For example, Fitzpatrick offered the LLC loophole. There are limits for donations from individual donors and corporations. But people can give almost unlimited amounts by setting up multiple limited liability corporations. In 2011 and 2012, Manhattan developer Leonard Litwin gave nearly $2 million through various LLCs under his management, the New York Daily News reported.
“Why is it legal? And why isn’t the legislature putting a stop to it?” Fitzpatrick told Reeher. “It’s become a way of life for them, these massive amounts of money.”
Also, some political candidates don’t list any specific reasons for reimbursements paid from their own campaign accounts, Fitzpatrick said. “There’s no specificity at all,” he said. “We’re talking about thousands and in some cases, hundreds of thousands of dollars on unspecified reimbursements.”
New watchdog needed to enforce campaign laws
Fitzpatrick was not impressed with the answers from New York’s State Board of Elections at a recent public hearing. The board is in charge of enforcing the state’s election and campaign finance laws. On the one hand, the board says it is understaffed. On the other, its sole investigator spends time at work playing solitaire and reading the Bible.
In the last five years, the board has opened less than six investigations, Fitzpatrick said. And, the prosecutor learned, the board refuses to act on anonymous complaints. “That was not a very good evening for the Board of Elections,” Fitzpatrick deadpanned.
He said he believes the commission will recommend that another state agency take over investigations from the Board of Elections.
State lawmakers as lawyers
The commission has subpoenaed some state lawmakers – including Sen. John DeFrancisco, R-Syracuse, and a friend of Fitzpatrick – to find out more about how they earn money as lawyers in their private careers as lawyers. Some, like DeFrancisco, Fitzpatrick said, earn money representing clients that is easily checked by referring to court filings. Others, however, earn retainers from law firms without showing up as the attorney of record in any court cases, Fitzpatrick said.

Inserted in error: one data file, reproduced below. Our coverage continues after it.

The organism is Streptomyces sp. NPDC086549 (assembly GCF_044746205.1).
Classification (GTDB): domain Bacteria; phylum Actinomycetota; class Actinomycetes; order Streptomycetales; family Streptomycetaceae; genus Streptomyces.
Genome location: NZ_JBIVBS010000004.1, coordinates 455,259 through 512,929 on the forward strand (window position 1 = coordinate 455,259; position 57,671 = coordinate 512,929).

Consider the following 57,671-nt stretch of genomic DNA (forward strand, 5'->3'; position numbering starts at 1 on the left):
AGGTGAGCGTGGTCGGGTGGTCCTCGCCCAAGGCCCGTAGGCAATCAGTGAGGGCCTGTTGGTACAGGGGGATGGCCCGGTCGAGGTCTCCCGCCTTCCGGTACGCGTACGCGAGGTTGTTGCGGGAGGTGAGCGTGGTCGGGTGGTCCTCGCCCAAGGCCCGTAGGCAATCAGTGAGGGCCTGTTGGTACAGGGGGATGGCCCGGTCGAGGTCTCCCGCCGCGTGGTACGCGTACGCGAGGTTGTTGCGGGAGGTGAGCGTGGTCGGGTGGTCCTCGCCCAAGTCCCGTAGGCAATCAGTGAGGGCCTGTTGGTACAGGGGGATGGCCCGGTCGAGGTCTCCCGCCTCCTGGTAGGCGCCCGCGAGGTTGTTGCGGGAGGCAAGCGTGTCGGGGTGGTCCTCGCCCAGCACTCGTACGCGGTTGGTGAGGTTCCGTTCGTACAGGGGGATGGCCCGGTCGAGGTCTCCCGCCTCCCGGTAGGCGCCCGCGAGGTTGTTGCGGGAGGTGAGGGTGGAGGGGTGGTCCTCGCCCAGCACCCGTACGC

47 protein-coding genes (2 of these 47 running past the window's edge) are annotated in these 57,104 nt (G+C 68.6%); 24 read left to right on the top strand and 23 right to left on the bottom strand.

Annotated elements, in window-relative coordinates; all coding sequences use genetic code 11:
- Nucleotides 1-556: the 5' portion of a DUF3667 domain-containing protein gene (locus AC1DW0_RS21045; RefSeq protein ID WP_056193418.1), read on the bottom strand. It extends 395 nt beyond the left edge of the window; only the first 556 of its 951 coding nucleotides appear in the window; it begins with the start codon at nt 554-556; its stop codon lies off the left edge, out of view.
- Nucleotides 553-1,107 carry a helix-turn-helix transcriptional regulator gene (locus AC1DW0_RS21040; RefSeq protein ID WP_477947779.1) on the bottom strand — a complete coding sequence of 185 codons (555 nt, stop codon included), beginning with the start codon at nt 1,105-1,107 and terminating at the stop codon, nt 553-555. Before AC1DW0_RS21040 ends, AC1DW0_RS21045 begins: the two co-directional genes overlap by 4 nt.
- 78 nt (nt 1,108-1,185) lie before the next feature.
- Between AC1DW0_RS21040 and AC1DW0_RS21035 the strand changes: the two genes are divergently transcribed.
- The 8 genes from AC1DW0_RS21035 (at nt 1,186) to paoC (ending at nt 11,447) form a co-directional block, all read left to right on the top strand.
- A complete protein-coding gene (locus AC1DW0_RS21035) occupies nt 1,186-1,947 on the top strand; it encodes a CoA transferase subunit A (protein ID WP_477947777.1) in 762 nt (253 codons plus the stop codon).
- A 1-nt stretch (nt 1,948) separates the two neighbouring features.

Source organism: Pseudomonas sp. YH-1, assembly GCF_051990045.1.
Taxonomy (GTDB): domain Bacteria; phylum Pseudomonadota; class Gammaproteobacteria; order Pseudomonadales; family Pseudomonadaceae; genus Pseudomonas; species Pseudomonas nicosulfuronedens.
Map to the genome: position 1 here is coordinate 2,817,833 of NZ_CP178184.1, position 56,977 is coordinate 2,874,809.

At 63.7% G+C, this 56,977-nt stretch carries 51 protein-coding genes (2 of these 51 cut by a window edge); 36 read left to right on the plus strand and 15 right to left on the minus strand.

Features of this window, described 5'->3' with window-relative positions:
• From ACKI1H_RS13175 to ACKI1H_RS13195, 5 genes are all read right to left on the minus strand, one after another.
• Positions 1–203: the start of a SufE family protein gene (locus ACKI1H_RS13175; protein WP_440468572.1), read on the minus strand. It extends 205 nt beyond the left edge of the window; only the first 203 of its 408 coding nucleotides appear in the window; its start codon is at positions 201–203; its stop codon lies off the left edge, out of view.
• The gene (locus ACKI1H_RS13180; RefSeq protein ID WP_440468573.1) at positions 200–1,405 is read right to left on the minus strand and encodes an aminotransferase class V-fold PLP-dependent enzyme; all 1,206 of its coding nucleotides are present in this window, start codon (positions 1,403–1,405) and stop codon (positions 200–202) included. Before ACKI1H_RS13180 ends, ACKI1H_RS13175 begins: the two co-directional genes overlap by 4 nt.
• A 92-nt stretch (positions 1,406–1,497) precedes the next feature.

“What we would like to know is, what are you doing to earn that retainer?” Fitzpatrick said. “We don’t know if they have an office, if they file motions, if they argue appeals,” Fitzpatrick said. “We don’t know what they do. Is that a problem? It certainly can be.”
Fitzpatrick said the commission isn’t asking for information that would jeopardize privileged conversations between lawyers and clients. Lawyers with a track record of representing clients, Fitzpatrick said, should have no worries, and he used DeFrancisco as an example.
“John DeFrancisco is a very, very successful lawyer,” Fitzpatrick said. “I know John is going to resist the subpoena. But he could very easily answer that question because he’s a very successful lawyer.”
No influence from Cuomo
Fitzpatrick said he’s never received any direction from Cuomo on pursuing or avoiding any potential targets in the commission’s investigations.
“I have never, in my many conversations with the governor, ever felt the slightest bit of pressure on his part to subpoena somebody, not subpoena another person,” Fitzpatrick said. “I respect his advice. I love talking to the guy.”
Contact Teri Weaver at firstname.lastname@example.org, 315-470-2274 or on Twitter at @TeriKWeaver.